Good news, especially for retirees: Inflation has fallen.
The official rate has just tumbled to 6.5% — down from 9.1% last June. And while 6.5% is still a hefty hike in prices, that’s just the annual rate, comparing prices in December with those a year earlier.
When we look at the latest month-over-month changes, which tell us more clearly what is happening to prices in real time, the figures look better. Consumer prices overall in December were actually 0.1% lower than in November. Even when you strip out tumbling fuel prices, the monthly increase was about 0.3% — which works out at around 3.6% a year.
No wonder Wall Street is cheering. Everything is up: Stocks, bonds, gold, even bitcoin.
But falling inflation makes me want to buy inflation-protected bonds more than regular bonds. And for a very simple reason.
While inflation has fallen, it hasn’t fallen anywhere near as much as the regular bond market seems to be pretending.
So the 5-year Treasury bond is paying a fixed rate of interest of 3.5% a year. Meanwhile the 5-year inflation-protected TIPS bond is paying inflation (whatever it turns out to be) plus 1.3% a year.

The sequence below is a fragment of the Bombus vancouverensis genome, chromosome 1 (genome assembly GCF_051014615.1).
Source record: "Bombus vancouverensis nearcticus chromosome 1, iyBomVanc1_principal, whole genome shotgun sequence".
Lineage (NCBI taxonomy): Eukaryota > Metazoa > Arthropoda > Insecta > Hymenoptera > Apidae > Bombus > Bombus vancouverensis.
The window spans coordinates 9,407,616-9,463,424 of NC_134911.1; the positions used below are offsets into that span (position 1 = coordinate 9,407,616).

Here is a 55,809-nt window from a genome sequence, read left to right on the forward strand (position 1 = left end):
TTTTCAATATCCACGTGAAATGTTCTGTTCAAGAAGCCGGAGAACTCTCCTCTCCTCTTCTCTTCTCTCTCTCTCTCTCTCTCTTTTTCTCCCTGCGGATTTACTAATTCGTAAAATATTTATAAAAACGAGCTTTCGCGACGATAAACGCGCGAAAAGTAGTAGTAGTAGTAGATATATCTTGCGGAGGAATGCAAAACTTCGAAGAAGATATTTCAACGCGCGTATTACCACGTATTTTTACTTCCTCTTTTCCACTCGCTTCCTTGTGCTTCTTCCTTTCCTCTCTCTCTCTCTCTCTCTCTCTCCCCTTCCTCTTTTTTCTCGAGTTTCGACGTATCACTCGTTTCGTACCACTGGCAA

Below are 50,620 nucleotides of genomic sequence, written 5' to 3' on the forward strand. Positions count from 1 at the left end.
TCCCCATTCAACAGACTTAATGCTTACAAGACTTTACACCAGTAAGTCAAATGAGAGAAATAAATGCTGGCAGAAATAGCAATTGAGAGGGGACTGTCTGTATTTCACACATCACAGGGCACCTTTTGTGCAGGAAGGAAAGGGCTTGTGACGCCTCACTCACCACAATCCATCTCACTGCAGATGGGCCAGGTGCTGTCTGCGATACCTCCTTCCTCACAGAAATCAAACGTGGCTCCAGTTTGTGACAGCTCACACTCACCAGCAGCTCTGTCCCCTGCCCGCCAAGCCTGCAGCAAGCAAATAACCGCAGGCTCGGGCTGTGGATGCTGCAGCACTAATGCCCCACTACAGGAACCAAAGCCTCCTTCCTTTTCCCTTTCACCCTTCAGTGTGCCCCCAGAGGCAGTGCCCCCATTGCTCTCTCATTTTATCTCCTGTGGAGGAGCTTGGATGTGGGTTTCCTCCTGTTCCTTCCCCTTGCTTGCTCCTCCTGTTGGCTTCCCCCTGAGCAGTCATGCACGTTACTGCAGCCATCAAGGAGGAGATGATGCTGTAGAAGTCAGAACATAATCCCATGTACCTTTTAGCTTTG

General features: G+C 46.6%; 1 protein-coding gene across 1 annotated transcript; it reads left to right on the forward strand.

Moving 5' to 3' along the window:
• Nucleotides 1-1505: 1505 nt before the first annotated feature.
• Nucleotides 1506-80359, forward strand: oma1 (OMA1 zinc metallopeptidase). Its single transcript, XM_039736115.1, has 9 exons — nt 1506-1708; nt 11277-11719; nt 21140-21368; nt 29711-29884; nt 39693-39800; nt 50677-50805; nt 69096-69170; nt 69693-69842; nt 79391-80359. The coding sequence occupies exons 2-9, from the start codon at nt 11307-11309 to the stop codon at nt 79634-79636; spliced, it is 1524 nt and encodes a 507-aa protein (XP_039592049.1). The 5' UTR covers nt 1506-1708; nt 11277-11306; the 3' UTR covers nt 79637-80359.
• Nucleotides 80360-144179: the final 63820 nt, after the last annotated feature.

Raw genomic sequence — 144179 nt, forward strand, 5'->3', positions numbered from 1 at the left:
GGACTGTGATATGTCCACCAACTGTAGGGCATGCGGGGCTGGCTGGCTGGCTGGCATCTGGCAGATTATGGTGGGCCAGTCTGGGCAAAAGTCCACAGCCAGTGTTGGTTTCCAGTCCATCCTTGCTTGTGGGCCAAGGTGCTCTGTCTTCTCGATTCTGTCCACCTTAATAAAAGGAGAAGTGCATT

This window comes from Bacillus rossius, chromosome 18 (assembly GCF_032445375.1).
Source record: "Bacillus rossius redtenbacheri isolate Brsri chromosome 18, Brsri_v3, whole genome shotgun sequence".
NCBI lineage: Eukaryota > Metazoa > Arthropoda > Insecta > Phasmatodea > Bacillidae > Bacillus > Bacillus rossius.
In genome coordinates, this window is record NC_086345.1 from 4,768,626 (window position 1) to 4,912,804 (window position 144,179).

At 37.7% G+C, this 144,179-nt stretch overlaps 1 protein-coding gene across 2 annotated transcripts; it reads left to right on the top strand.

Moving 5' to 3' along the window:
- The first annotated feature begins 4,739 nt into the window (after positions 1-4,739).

The gap between the two is 2.2%. What that means: The regular bond will only be a better bet than the TIPS bond if the average inflation rate over the next five years is less than that.
The numbers are similar for longer-term bonds. The regular 10-year Treasury note, the one everyone talks about on TV, is now offering 3.4% annual interest. The 10-year TIPS bond: 1.2%. Once again, the gap is about 2.2%.
Do I want to make a bet that inflation will average 2.2% a year, or less, over the next 10 years? I do not.
I can’t even see a good reason why I would want to. To answer the obvious pushback: Yes, of course it might come in below that. It might even come in well below that. If a hedge-fund manager wants to take that bet, good luck to them.
I’m talking about whether I want to make that bet with my own money. In the “safe,” fixed interest part of my portfolio.
The potential gain from the bet is massively offset by the risks.
Ruffer & Co. money manager Steve Russell told MarketWatch and Barron’s Live, that his firm views long-term TIPS bonds as a recovery play. If inflation continues to fall, you’d expect interest rate expectations to fall as well. That will presumably be good for all bonds—whether regular or inflation-protected.
(To put this in context: In late 2021, when nobody was really worried about inflation and the markets were booming, the long-term TIPS ETF LTPZ, -2.16% was 50% higher than it is today.)
On the other hand if inflation bounces back, I’d rather be holding a piece of paper guaranteeing to protect me against inflation than a piece of paper guaranteeing not to.